Re: Because then it's not a standard!
Not in the purest sense, no. However the only bit that isn't "standard" in my approach is the codec...which is specifiable. My point is that if they can't grow up and agree on a codec, let's make it specifiable and move on. I don't give a rat's ass about who has the more "pure" philosophy, but I do care about anything that holds up innovation. HTML5 is being held up by this dumb video tag? Fine, set the standard up so you don't have to specify the codec. Split the codec war out into a separate committee with the goal that they should pick one for ratification in HTML 5.1
We can then move forward while still letting the little children fight their pedantic little wars. Honestly, it’s things like this that make me ashamed to be an IT geek. Option A is a bunch of greedy twats trying to stifle competition or screw the consumer out of yet more money, (think every IT company ever that has “made it big.”) Option B is a bunch of arrogant and inflexible geeks who are convinced they know better than anyone else. (Beautiful examples are the purists who decided we aren’t “allowed” NAT or private addresses in IPV6 because despite honest and legitimate requests for them from business users, etc. it’s sight doth offend them and they knoweth what we need and want better than those who would use the tech. Or OpenSSL folk who repeatedly say “thou shalt not be allowed transfer resume support on SFTP, because we decree thou shalt use rsync for everything.” I could go on for days.)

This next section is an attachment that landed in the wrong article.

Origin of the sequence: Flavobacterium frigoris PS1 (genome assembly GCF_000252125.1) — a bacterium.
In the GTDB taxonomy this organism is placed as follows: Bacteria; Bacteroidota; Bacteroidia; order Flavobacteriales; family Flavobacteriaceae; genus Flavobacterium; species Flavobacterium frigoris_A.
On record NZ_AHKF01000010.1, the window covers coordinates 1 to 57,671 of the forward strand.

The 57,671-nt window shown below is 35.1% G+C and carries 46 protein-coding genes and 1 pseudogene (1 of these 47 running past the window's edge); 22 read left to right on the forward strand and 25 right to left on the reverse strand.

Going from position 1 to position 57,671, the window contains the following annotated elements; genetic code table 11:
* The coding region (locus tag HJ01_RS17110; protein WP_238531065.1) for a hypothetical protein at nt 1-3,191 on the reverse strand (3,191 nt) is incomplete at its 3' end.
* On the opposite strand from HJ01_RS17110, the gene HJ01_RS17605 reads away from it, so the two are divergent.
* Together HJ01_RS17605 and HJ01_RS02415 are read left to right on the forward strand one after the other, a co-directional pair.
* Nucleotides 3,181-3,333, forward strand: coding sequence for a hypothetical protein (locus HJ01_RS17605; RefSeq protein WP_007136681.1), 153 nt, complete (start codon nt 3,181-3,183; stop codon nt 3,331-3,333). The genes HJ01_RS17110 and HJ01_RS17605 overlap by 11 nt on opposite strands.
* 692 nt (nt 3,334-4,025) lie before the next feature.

My point is that it’s about time that the entire industry grows up, stops the petty and pointless bickering, and works on advancing technologies. If we can’t agree on one aspect of a standard, table that for later, and let’s not hold up the rest of the innovation contained therein.